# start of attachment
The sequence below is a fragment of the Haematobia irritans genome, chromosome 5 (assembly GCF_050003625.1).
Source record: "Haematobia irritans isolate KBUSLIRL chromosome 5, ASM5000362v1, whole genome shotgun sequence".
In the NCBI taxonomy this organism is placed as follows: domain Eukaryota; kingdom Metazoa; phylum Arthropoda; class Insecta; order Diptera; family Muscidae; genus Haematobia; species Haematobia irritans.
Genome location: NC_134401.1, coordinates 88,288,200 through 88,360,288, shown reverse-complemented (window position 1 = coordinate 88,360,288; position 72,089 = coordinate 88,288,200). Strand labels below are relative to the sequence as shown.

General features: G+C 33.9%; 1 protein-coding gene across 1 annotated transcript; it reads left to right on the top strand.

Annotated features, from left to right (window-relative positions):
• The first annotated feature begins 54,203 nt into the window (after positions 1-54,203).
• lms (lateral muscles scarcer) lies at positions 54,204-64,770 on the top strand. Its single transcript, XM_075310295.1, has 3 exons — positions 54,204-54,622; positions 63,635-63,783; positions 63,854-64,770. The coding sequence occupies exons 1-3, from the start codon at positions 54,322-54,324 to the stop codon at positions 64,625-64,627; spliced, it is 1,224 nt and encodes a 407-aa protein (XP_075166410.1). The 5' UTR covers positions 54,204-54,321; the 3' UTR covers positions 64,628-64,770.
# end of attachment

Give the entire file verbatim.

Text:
The sequence below is a fragment of the Haematobia irritans genome, chromosome 5 (assembly GCF_050003625.1).
Source record: "Haematobia irritans isolate KBUSLIRL chromosome 5, ASM5000362v1, whole genome shotgun sequence".
In the NCBI taxonomy this organism is placed as follows: domain Eukaryota; kingdom Metazoa; phylum Arthropoda; class Insecta; order Diptera; family Muscidae; genus Haematobia; species Haematobia irritans.
Genome location: NC_134401.1, coordinates 88,288,200 through 88,360,288, shown reverse-complemented (window position 1 = coordinate 88,360,288; position 72,089 = coordinate 88,288,200). Strand labels below are relative to the sequence as shown.

General features: G+C 33.9%; 1 protein-coding gene across 1 annotated transcript; it reads left to right on the top strand.

Annotated features, from left to right (window-relative positions):
• The first annotated feature begins 54,203 nt into the window (after positions 1-54,203).
• lms (lateral muscles scarcer) lies at positions 54,204-64,770 on the top strand. Its single transcript, XM_075310295.1, has 3 exons — positions 54,204-54,622; positions 63,635-63,783; positions 63,854-64,770. The coding sequence occupies exons 1-3, from the start codon at positions 54,322-54,324 to the stop codon at positions 64,625-64,627; spliced, it is 1,224 nt and encodes a 407-aa protein (XP_075166410.1). The 5' UTR covers positions 54,204-54,321; the 3' UTR covers positions 64,628-64,770.